Report offers recommendations for Gonzaga to adopt in wake of sexual abuse by Catholic priests
SPOKANE, Wash. — A Gonzaga University commission has released its recommendations for the university to adopt in light of sexual abuse at the hands of Catholic priests.
In 2019, the university came under scrutiny for housing Jesuit priests accused of sexual abuse.
Those priests lived in the Cardinal Bea House, a Jesuit-owned building on Gonzaga’s campus.
Specifically, the university referenced the “horrifying, predatory sexual abuse of Alaska Native girls and women by James Poole, a Jesuit priest who worked at the time in Nome, Alaska.” The Society Of Jesus knowingly reassigned priests like Poole and others to new locations where they had access to children, women and vulnerable adults. Some of them continued their abuse before being assigned to the Cardinal Bea retirement house on the Gonzaga campus.
As that information came to light, Gonzaga President Thayne McCulloh appointed the commission to “identify, discuss, and make recommendations” regarding a “set of formal actions the University should undertake in light of the Catholic sexual abuse crisis and Gonzaga’s institutional experience of it.”
In its report, the commission called the work “a profound journey, one that was deeply challenging and full of meaning.”
The commission concluded that Gonzaga needed a concrete plan.
“As a Catholic university, Gonzaga must respond to the realities of abuse in the Church along with other Catholic universities and organizations throughout the country and world,” the commission wrote.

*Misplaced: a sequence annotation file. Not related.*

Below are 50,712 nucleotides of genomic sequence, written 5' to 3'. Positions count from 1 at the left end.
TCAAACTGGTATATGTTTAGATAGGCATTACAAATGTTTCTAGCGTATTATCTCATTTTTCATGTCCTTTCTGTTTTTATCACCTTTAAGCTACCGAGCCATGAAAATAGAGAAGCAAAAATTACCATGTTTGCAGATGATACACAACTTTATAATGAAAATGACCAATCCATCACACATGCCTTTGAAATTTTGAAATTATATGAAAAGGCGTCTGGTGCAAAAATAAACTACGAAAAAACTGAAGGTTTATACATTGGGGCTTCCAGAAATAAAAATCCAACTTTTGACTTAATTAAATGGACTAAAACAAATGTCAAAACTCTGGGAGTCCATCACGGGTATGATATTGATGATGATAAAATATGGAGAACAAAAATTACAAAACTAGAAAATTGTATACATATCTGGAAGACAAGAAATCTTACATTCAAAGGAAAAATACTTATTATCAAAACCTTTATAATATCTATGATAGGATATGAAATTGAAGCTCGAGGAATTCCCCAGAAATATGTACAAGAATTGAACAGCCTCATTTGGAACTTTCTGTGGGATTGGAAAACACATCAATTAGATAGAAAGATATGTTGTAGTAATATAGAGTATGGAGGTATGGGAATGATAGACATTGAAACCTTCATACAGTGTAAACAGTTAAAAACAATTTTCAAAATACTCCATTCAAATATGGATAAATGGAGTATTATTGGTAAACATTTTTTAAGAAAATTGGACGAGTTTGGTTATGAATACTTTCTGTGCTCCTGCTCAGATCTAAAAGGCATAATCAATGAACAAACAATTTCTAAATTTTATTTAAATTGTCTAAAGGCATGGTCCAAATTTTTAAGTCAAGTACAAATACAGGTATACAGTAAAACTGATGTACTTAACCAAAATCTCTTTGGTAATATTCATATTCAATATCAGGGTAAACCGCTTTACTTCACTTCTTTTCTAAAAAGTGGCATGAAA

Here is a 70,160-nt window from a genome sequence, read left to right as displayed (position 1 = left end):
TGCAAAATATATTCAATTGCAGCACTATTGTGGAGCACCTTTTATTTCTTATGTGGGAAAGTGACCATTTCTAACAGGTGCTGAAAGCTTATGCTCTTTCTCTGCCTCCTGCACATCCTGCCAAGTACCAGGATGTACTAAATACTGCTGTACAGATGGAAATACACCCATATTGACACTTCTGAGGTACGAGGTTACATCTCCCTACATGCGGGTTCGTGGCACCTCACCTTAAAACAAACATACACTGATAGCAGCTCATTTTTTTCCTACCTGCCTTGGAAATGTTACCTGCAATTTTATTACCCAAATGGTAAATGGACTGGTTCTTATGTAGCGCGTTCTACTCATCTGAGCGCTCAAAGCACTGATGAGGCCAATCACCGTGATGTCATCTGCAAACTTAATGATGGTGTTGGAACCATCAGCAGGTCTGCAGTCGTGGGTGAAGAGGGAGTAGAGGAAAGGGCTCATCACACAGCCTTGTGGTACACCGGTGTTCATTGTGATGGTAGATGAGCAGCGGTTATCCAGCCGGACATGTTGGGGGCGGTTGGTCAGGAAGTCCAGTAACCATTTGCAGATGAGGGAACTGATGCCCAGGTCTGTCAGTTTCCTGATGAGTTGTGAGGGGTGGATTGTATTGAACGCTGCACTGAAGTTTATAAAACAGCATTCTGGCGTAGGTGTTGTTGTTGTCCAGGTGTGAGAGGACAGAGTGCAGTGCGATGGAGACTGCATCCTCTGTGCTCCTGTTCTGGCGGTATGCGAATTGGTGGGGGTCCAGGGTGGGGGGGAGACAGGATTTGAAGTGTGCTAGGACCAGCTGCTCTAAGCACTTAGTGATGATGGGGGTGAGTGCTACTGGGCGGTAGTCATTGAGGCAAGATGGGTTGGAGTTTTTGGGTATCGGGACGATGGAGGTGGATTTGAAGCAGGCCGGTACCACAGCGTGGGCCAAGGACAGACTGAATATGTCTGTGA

The commission made a series of recommendations to President McCulloh, laid out by subject matter in the report. In a letter to the campus community, McCulloh said he was grateful for the commission’s work and ha accepted and endorsed each of the recommendations.
The commission suggests the university commission a project that tells the story of Gonzaga’s past, formation, identity and mission. The report says that needs to include Jesuit and native perspectives. The commission also suggests the university invite the National Native American Boarding School Healing Coalition for a campus-wide event.
The commission also suggests the university set aside $10,000 a year to fund faculty research addressing issues related to sexual assault in the Catholic Church. “This fund should be named “Social Justice & The Catholic Sexual Abuse Crisis.”
The commission also recommends the university establish a permanent memorial to honor those affected by Catholic sexual abuse, specifically those abused by Jesuits who were later housed in the Cardinal Bea house.
Also in its report, the commission says “Building on commitments from President McCulloh and leadership from the Jesuits West Province that no Jesuits with credible accusations will be
missioned to Gonzaga, develop clear and formalized protocols regarding the assignment and movement of Jesuits to Gonzaga University.”
Finally, the commission lays out suggestions for the university to improve relations with Native tribes, which have been disproportionately impacted by Catholic sex abuse.
“This document represents the culmination of more than 18 months of work, and contains clear and thoughtful recommendations about the actions our Catholic, Jesuit and humanistic university should undertake given the clergy abuse crisis within the Church, our own institutional experience, and our role as a learning community to advance healing, justice and reconciliation,” McCulloh wrote. “On behalf of our entire University, I wish to express my deepest appreciation to the members of the Commission, and thank them for their commitment, courage, and diligence throughout this project.”
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